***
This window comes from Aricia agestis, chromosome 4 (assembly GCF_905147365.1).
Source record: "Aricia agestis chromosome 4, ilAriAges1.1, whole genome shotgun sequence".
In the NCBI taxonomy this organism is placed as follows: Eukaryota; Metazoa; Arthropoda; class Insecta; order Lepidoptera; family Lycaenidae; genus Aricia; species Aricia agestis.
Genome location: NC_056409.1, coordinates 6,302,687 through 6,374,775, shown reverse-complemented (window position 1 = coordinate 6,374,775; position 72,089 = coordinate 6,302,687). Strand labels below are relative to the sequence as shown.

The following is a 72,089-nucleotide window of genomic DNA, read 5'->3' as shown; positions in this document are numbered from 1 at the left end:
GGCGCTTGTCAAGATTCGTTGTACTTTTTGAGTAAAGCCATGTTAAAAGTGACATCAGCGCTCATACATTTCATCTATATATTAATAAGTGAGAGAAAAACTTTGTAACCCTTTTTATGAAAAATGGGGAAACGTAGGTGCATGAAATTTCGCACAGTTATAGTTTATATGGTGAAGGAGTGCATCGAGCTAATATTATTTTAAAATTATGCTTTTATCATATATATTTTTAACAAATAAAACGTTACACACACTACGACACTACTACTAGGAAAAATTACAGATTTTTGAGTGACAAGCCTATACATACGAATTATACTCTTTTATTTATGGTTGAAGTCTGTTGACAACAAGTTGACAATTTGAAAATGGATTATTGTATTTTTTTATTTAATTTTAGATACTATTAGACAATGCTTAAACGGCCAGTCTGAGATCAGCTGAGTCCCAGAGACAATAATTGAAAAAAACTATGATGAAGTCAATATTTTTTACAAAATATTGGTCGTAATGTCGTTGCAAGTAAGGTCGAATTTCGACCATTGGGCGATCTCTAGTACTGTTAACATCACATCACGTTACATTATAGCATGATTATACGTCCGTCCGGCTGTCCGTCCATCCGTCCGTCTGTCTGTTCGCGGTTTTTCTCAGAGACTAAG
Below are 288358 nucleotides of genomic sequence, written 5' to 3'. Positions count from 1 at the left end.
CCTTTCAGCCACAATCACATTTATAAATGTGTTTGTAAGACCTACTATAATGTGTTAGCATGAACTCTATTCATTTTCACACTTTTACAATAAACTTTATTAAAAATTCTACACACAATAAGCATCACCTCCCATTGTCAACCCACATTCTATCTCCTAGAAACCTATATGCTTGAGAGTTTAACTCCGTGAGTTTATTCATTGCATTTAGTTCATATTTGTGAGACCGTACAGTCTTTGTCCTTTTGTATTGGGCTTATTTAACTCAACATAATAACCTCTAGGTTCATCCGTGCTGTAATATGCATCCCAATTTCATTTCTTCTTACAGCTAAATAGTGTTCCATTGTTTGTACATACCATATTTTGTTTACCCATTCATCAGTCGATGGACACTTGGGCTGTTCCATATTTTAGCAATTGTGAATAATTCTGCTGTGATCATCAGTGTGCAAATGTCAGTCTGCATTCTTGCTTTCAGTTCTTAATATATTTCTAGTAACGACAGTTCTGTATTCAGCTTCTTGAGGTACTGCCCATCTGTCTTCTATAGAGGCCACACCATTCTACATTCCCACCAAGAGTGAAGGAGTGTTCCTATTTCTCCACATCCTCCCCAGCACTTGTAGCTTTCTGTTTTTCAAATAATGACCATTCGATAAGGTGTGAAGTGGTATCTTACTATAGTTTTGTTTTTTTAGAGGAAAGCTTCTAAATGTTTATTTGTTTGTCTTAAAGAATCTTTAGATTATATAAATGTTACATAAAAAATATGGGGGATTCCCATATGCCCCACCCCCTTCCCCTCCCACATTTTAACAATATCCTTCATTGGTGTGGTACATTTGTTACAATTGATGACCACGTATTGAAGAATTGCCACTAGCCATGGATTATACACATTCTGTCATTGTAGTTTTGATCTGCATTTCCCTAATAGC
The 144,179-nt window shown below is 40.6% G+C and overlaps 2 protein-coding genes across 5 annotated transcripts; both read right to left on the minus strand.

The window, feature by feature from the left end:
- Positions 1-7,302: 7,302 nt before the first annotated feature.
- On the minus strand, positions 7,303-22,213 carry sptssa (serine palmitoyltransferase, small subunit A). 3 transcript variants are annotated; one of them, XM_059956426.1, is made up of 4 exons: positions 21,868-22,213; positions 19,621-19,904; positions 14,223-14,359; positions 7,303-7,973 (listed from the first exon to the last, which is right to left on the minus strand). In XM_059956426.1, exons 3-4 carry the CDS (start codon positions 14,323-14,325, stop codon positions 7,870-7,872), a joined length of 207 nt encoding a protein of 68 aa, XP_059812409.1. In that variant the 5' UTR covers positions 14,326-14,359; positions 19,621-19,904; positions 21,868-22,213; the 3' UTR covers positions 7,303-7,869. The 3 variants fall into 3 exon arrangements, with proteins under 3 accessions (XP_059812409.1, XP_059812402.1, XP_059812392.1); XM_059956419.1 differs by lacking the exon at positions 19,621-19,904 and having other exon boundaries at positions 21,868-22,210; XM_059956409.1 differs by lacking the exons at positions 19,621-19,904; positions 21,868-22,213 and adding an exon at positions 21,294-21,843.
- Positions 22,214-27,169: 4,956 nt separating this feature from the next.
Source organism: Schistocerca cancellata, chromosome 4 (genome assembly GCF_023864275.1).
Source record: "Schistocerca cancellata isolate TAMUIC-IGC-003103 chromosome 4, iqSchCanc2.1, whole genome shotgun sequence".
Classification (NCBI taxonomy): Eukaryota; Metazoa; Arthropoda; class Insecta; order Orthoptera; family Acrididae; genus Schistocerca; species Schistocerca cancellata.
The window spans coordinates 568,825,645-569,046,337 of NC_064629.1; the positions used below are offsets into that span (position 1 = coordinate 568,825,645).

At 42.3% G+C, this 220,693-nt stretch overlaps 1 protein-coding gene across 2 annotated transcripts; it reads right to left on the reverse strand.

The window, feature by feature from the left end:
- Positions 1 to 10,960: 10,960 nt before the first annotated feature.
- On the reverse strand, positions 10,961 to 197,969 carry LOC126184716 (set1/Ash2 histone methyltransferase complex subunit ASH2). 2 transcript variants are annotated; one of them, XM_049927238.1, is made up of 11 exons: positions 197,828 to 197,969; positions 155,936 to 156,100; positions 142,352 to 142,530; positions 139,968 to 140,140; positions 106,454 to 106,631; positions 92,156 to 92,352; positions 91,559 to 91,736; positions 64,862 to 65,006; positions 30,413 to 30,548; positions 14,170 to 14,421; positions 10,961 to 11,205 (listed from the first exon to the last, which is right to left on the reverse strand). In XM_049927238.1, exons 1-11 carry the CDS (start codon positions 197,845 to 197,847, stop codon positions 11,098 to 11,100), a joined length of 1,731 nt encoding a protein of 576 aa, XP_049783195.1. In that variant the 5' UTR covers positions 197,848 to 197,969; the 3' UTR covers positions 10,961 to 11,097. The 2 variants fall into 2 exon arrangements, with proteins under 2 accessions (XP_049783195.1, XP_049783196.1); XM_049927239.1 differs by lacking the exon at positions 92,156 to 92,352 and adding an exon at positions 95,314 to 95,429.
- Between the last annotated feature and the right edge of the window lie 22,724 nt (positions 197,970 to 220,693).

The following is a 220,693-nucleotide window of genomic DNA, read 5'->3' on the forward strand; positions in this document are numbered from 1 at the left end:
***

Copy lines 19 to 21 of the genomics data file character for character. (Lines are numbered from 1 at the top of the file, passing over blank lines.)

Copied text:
The window, feature by feature from the left end:
- Positions 1 to 10,960: 10,960 nt before the first annotated feature.
- On the reverse strand, positions 10,961 to 197,969 carry LOC126184716 (set1/Ash2 histone methyltransferase complex subunit ASH2). 2 transcript variants are annotated; one of them, XM_049927238.1, is made up of 11 exons: positions 197,828 to 197,969; positions 155,936 to 156,100; positions 142,352 to 142,530; positions 139,968 to 140,140; positions 106,454 to 106,631; positions 92,156 to 92,352; positions 91,559 to 91,736; positions 64,862 to 65,006; positions 30,413 to 30,548; positions 14,170 to 14,421; positions 10,961 to 11,205 (listed from the first exon to the last, which is right to left on the reverse strand). In XM_049927238.1, exons 1-11 carry the CDS (start codon positions 197,845 to 197,847, stop codon positions 11,098 to 11,100), a joined length of 1,731 nt encoding a protein of 576 aa, XP_049783195.1. In that variant the 5' UTR covers positions 197,848 to 197,969; the 3' UTR covers positions 10,961 to 11,097. The 2 variants fall into 2 exon arrangements, with proteins under 2 accessions (XP_049783195.1, XP_049783196.1); XM_049927239.1 differs by lacking the exon at positions 92,156 to 92,352 and adding an exon at positions 95,314 to 95,429.